From the democratisation of broadband for all in the US, to experts calling for less focus on cyber security, the Internet of Things is an increasingly powerful force Metering.com highlights some of the noteworthy headlines in the Internet of Things this past week: Czech telecoms company test LoRa tech pilot, Hillary Clinton unveils five-year infrastructure plan and key industry figures highlight potentially damaging fixation on IoT security.
Czech telecommunications company České Radiokomunikace (ČRa) has partnered with Semtech Corporation to test LoRa communications technology for its first IoT pilot programme.
The pilot network which was developed by ČRa for RWE GasNet and knowledge and content management systems Softlink, uses “pulse sensors on the RWE gas pipeline to capture data that is then sent via the LoRa radio network into the ČRa cloud,” reported M2M World News.
The LoRa wireless RF technology was tested under real life conditions for various use cases including indoor, and outdoor with direct visibility through building walls and underground.
Earlier this year, ČRa partnered with RWE GasNet and Softlink to develop a LoRa-based solution that attempted to demonstrate the reach, low power consumption and low operational costs of LoRa technology for smart metering applications.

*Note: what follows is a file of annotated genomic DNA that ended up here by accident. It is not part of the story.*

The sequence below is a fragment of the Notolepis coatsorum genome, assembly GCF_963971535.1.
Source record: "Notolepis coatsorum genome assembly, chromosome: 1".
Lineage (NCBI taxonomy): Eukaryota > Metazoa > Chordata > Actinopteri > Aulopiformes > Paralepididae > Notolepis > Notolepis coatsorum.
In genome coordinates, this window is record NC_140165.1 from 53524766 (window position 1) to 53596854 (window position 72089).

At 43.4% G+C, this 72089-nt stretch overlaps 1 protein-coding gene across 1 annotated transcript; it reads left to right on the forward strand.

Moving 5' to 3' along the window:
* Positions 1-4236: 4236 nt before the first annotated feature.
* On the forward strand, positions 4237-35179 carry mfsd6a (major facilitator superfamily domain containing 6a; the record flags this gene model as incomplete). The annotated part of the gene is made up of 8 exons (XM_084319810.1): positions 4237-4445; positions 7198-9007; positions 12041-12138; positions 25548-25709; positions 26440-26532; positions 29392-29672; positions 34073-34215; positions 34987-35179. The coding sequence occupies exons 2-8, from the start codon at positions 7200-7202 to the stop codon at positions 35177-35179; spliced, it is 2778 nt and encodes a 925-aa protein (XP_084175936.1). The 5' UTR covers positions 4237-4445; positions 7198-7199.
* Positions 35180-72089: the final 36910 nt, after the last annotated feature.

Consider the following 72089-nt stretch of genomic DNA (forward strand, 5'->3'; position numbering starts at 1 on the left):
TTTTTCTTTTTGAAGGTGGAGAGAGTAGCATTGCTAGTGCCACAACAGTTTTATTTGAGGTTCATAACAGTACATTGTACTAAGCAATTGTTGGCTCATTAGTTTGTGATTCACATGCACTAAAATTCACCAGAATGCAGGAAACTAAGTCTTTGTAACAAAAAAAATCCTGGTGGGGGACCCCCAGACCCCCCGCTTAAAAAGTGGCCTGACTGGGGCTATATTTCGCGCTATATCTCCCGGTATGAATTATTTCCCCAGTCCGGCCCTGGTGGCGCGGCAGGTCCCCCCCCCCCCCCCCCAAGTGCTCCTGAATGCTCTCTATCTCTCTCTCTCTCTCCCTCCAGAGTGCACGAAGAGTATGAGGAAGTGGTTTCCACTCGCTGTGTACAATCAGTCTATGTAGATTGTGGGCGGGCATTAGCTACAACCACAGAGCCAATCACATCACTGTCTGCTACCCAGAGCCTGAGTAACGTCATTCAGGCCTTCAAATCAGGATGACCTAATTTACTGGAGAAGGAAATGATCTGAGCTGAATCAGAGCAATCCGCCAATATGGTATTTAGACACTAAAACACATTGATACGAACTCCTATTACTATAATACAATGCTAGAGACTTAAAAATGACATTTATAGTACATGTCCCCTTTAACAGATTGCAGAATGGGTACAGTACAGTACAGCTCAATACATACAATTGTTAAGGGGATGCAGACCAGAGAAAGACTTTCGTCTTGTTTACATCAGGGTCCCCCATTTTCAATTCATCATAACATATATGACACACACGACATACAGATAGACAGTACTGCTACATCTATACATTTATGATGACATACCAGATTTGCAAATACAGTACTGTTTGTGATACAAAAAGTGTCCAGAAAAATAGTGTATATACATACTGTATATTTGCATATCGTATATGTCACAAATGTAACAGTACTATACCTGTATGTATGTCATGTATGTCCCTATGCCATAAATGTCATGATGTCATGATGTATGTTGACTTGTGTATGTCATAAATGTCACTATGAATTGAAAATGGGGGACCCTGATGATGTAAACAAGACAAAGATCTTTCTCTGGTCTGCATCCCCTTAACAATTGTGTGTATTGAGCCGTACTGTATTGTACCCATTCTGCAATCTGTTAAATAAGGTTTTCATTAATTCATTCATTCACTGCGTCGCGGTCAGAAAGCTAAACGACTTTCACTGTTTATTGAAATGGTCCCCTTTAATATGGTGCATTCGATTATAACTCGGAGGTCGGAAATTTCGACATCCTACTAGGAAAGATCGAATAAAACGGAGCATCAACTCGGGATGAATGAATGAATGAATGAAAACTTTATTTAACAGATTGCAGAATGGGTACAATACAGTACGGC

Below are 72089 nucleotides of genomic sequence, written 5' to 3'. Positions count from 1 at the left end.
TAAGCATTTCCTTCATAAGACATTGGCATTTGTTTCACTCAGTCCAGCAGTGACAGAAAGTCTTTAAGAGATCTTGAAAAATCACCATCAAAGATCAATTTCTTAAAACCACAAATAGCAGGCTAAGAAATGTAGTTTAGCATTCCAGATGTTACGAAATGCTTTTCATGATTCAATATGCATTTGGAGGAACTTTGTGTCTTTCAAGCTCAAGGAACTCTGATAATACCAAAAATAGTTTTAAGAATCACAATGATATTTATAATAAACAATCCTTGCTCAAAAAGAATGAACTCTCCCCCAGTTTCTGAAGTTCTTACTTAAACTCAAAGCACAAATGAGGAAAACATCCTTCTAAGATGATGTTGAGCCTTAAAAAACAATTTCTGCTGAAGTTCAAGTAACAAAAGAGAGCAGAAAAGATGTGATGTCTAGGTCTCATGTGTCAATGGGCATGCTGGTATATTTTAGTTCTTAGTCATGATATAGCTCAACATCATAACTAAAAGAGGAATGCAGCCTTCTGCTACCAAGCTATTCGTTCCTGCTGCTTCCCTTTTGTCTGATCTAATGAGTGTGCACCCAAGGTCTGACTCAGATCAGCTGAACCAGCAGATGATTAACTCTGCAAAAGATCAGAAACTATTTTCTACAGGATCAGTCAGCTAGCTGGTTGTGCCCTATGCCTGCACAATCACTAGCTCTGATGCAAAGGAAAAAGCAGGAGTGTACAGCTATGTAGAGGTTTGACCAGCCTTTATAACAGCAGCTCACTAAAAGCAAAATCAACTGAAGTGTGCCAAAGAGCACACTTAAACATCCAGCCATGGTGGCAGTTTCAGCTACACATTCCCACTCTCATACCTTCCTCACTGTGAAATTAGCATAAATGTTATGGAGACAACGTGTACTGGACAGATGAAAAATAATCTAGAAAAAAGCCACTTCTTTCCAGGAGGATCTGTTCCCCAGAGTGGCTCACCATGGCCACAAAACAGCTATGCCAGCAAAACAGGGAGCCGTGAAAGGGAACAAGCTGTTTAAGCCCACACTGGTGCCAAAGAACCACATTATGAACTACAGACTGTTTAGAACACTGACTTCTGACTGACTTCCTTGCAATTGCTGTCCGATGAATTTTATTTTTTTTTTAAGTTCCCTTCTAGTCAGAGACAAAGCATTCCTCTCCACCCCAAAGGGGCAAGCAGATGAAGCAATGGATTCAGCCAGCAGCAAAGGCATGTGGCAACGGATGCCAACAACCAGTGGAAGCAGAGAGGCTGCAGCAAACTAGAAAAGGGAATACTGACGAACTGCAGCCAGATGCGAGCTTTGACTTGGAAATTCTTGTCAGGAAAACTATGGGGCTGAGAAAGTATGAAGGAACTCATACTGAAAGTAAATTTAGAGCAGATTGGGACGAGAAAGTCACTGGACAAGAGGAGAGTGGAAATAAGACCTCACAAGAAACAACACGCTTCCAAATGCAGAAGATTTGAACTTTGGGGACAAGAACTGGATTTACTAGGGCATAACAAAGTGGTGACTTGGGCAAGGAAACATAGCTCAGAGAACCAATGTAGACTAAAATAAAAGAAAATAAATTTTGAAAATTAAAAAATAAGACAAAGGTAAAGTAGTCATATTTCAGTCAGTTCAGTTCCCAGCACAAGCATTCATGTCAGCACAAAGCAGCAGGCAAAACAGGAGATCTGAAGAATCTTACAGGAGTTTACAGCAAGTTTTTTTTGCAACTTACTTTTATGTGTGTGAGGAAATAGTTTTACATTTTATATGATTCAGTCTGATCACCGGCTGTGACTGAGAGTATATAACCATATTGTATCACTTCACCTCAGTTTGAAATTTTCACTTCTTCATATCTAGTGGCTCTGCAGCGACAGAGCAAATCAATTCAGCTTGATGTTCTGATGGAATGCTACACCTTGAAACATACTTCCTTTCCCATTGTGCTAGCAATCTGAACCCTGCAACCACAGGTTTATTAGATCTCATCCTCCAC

Vice president of System Business Development for Semtech’s Wireless, Sensing and Timing Product Group, Jaap Groot, said that ČRa wants to provide smart city infrastructure for its partners, and found that LoRa technology and LoRaWAN protocol are suitable for its IoT deployments.
The LoRa pilot has been implemented in Prague and surrounding suburbs. ČRa expects to launch the network by the end of 2015.
Hilary’s plan to democratise broadband
US presidential candidate Hillary Clinton has unveiled a five-year plan to invest US$275 billion to upgrade US infrastructure, with a core focus on expanding faster broadband connections to millions of US citizens.
According to a US news source, Ms Clinton is seeking to “invest in the technology of the future and embrace the Internet of Things” towards creating smart cities that will be fit for connected citizens, businesses and services, including free Wi-Fi.
The US politician’s vision looks to bolster public infrastructure - roads and bridges, public transit, freight rail, airports, broadband Internet and water systems.
The US$275 million infrastructure upgrade proposal is reported to be the “most expensive domestic policy proposal she’s made to date.”
IoT security hampering innovation
At a recent Internet of Things event held in Brussels, key industry figures pointed to a fixation on IoT security hampering innovation in the sector.
Wim de Waele, economist and computer scientist and CEO of Belgium’s Eggsplore, highlighted the need for large-scale pilot projects to experiment with the technology.
Mr de Waele said: “ I would encourage the European Commission and local authorities to not only put the user in the middle but get rid of the privacy rules they are so hung up about.”
He stressed that privacy rules are stifling the introduction of new technologies and explained that these rules could be relaxed in controlled environments.
De Waele added: “Organisations where ideas flow freely are the future.
“If organisations adapt, they can be hotbeds of innovation. As a large organisation you have to think about how to build an ecosystem that captures external innovation.”